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By Perry Cooper
Two federal appeals courts may have muddied the waters on the test for class action membership even further—just in time for the U.S. Supreme Court to decide whether to take up the issue.
Or, it turns out, maybe not. It depends on who you ask.
The Supreme Court is currently weighing Conagra Brands Inc.'s petition to review a decision by the the U.S. Court of Appeals for the Ninth Circuit that rejected the Third Circuit’s “heightened” ascertainability standard.
In the Third Circuit, plaintiffs must show an “administratively feasible” way to identify class members as a prerequisite to class certification. Whether it has backed off from the heightened standard is debated.
According to Conagra, that also was the rule in the Second, Third, Fourth, and Eleventh circuits when the company filed its brief in April. At that time, the Sixth, Seventh, Eighth, and Ninth circuits only required a class to be defined with objective criteria that establish a class with definite boundaries, it said.
The Second and Sixth circuits may have shaken up that break down in recent ascertainability rulings.
The Second Circuit expressly disavowed the “heightened” test July 7 in a securities case ( In re Petrobras Secs. Litig. (Univs. Superannuation Scheme Ltd. v. Petrobras) , 2017 BL 234491, 2d Cir., No. 16-1914, 7/7/17 ).
And the Sixth Circuit used the Third Circuit’s “administratively feasible” language July 11, but didn’t explicitly say it was adopting that court’s heightened standard ( Sandusky Wellness Ctr. LLC v. ASD Specialty Healthcare, Inc. , 2017 BL 237856, 6th Cir., No. 16-3741, 7/11/17 ).
But whether the split is now wider or narrower or, really, whether much of a split exists at all, seems to vary with who you talk to.
Defense attorney Jonathan R. Chally is one class practitioner who says the two courts’ new rulings may be creating distinctions without differences.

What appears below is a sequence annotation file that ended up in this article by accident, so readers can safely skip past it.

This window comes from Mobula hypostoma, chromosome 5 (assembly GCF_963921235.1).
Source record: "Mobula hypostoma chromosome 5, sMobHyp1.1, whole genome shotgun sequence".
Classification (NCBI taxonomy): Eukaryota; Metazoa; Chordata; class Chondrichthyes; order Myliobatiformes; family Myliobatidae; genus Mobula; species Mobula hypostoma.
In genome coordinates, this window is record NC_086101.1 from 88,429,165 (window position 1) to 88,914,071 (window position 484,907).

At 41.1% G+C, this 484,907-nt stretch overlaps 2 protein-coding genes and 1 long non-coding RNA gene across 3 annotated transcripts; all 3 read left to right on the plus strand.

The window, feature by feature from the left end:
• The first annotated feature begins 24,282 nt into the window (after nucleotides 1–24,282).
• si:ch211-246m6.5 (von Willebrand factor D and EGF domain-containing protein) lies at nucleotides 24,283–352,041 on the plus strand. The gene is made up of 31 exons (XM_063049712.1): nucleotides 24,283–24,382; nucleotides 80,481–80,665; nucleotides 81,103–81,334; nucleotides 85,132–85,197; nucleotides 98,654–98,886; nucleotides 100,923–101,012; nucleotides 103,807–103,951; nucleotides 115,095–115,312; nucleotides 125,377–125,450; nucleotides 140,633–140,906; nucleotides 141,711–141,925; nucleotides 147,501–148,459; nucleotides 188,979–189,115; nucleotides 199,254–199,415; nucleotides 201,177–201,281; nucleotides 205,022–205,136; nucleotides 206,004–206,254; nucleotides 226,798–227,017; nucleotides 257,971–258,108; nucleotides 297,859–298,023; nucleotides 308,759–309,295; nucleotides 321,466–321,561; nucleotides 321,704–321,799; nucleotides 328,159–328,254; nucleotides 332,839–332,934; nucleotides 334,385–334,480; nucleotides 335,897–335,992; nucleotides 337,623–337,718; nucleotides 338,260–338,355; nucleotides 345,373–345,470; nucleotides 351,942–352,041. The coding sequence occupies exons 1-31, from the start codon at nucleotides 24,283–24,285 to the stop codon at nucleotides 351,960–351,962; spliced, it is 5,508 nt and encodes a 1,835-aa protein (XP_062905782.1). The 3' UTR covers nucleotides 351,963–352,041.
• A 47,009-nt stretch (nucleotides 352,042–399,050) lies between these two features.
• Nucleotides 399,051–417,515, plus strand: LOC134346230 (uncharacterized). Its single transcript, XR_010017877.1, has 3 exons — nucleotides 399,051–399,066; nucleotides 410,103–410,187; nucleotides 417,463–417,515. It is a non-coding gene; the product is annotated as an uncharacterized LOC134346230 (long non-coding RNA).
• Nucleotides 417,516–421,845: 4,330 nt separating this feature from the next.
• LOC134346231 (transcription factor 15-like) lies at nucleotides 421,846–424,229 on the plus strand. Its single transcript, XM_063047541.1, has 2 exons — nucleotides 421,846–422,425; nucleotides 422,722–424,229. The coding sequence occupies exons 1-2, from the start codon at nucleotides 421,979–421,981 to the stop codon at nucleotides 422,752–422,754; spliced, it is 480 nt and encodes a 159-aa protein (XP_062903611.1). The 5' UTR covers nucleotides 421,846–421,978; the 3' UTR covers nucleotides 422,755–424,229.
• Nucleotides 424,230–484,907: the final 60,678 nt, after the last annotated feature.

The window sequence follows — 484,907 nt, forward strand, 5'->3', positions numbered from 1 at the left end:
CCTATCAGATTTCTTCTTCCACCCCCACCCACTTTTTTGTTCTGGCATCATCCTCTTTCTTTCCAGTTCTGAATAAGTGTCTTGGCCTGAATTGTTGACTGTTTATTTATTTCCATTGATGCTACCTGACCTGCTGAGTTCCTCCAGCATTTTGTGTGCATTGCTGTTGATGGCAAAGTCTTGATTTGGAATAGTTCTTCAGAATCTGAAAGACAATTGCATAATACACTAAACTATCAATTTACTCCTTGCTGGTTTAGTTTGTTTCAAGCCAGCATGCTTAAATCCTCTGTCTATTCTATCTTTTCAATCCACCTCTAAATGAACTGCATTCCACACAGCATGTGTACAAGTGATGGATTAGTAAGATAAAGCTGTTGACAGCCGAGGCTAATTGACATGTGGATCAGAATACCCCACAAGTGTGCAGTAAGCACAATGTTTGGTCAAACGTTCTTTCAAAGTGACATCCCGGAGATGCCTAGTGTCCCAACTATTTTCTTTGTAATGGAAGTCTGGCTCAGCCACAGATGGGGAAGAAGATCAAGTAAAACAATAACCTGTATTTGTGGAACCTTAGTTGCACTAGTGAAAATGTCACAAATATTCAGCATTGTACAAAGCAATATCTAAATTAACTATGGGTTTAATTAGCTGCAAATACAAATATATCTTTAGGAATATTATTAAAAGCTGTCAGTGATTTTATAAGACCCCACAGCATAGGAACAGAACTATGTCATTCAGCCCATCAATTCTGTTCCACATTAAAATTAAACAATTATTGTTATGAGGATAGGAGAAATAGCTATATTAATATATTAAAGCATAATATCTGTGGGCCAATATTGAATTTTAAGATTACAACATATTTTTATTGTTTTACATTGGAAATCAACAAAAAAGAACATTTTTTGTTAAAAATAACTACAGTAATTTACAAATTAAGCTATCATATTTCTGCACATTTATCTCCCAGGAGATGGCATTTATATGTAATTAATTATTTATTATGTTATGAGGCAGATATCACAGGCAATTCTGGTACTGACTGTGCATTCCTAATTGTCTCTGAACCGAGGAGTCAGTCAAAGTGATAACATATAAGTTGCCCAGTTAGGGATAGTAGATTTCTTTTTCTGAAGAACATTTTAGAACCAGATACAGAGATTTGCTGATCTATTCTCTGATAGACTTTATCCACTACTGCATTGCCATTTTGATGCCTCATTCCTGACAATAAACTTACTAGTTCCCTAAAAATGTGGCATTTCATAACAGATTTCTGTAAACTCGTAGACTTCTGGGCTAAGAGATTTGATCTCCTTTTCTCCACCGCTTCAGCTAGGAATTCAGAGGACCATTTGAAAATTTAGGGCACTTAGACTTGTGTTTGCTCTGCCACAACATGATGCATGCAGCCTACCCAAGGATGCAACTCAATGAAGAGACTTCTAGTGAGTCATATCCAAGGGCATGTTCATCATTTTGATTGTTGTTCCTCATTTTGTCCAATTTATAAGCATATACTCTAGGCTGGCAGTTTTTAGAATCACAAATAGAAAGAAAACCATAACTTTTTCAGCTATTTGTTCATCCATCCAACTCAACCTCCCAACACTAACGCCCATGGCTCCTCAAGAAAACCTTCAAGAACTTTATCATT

“While both opinions are examples of the ebbs and flows on this issue, they are part of a long-ish walk towards harmony in the various circuit approaches,” Chally told Bloomberg BNA in an email.
In fact, overall, he doesn’t see that much difference in the approaches of any of the circuit courts. “Call it what you want—ascertainability, manageability, or predominance—what matters for class action defendants is that if mini-trials are required to evaluate class membership, class certification is inappropriate,” Chally, partner at King & Spalding in Atlanta, said.
Plaintiffs’ attorney Michael R. Reese told Bloomberg BNA the Second Circuit rulings is an important departure from the heightened standard, and Sixth Circuit ruling is particular to the facts. He is an adjunct law professor at Brooklyn Law School and founder of the plaintiffs’ class-action firm Reese LLP in New York.
Reese agrees that there may be too much ado about the existence of a circuit split.
“The appellate courts continue to move towards an unified application of ascertainability such that there really is no need for the Supreme Court to weigh in,” Reese said in an email.
That’s also the argument the consumers suing Conagra are making to the Supreme Court.
The rulings are further proof that “this is an area where the courts are working through new doctrine,” the consumers told the Supreme Court July 11, after Petrobras came down.